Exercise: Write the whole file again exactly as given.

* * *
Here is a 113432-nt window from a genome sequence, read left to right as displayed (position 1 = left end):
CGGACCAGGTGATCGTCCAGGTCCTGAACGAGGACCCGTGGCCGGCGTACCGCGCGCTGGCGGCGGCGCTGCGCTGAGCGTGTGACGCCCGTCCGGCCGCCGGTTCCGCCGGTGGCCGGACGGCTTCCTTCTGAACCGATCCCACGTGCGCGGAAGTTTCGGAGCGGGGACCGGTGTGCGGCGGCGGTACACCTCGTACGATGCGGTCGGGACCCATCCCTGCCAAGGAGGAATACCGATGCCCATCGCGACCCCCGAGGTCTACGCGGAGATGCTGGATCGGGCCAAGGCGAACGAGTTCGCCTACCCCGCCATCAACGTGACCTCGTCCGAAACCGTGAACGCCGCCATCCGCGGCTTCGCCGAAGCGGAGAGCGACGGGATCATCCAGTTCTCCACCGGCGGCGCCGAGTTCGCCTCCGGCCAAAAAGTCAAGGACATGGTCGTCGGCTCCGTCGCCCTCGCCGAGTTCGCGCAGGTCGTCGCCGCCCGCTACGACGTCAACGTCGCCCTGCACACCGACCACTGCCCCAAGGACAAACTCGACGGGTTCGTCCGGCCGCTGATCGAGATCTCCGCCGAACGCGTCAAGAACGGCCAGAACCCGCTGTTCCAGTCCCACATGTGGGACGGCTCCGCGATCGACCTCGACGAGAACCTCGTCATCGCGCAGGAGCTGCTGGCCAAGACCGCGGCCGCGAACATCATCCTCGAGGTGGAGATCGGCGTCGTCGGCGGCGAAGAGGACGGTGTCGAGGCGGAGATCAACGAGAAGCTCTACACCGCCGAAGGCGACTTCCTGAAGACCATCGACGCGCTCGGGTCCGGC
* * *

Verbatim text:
Here is a 113432-nt window from a genome sequence, read left to right as displayed (position 1 = left end):
CGGACCAGGTGATCGTCCAGGTCCTGAACGAGGACCCGTGGCCGGCGTACCGCGCGCTGGCGGCGGCGCTGCGCTGAGCGTGTGACGCCCGTCCGGCCGCCGGTTCCGCCGGTGGCCGGACGGCTTCCTTCTGAACCGATCCCACGTGCGCGGAAGTTTCGGAGCGGGGACCGGTGTGCGGCGGCGGTACACCTCGTACGATGCGGTCGGGACCCATCCCTGCCAAGGAGGAATACCGATGCCCATCGCGACCCCCGAGGTCTACGCGGAGATGCTGGATCGGGCCAAGGCGAACGAGTTCGCCTACCCCGCCATCAACGTGACCTCGTCCGAAACCGTGAACGCCGCCATCCGCGGCTTCGCCGAAGCGGAGAGCGACGGGATCATCCAGTTCTCCACCGGCGGCGCCGAGTTCGCCTCCGGCCAAAAAGTCAAGGACATGGTCGTCGGCTCCGTCGCCCTCGCCGAGTTCGCGCAGGTCGTCGCCGCCCGCTACGACGTCAACGTCGCCCTGCACACCGACCACTGCCCCAAGGACAAACTCGACGGGTTCGTCCGGCCGCTGATCGAGATCTCCGCCGAACGCGTCAAGAACGGCCAGAACCCGCTGTTCCAGTCCCACATGTGGGACGGCTCCGCGATCGACCTCGACGAGAACCTCGTCATCGCGCAGGAGCTGCTGGCCAAGACCGCGGCCGCGAACATCATCCTCGAGGTGGAGATCGGCGTCGTCGGCGGCGAAGAGGACGGTGTCGAGGCGGAGATCAACGAGAAGCTCTACACCGCCGAAGGCGACTTCCTGAAGACCATCGACGCGCTCGGGTCCGGC